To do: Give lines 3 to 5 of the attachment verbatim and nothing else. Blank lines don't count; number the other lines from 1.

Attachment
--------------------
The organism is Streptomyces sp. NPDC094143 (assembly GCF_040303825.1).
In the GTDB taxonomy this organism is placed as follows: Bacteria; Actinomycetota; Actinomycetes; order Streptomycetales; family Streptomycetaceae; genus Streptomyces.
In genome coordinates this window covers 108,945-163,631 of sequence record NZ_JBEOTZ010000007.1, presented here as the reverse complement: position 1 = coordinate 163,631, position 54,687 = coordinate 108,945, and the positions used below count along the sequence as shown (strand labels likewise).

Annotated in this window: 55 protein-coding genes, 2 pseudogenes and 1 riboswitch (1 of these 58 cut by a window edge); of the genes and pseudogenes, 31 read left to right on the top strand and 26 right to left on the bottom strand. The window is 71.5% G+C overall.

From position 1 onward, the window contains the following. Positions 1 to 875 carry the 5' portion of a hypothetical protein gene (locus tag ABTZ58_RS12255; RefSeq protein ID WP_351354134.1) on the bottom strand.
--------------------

In genome coordinates this window covers 108,945-163,631 of sequence record NZ_JBEOTZ010000007.1, presented here as the reverse complement: position 1 = coordinate 163,631, position 54,687 = coordinate 108,945, and the positions used below count along the sequence as shown (strand labels likewise).

Annotated in this window: 55 protein-coding genes, 2 pseudogenes and 1 riboswitch (1 of these 58 cut by a window edge); of the genes and pseudogenes, 31 read left to right on the top strand and 26 right to left on the bottom strand. The window is 71.5% G+C overall.

From position 1 onward, the window contains the following. Positions 1 to 875 carry the 5' portion of a hypothetical protein gene (locus tag ABTZ58_RS12255; RefSeq protein ID WP_351354134.1) on the bottom strand.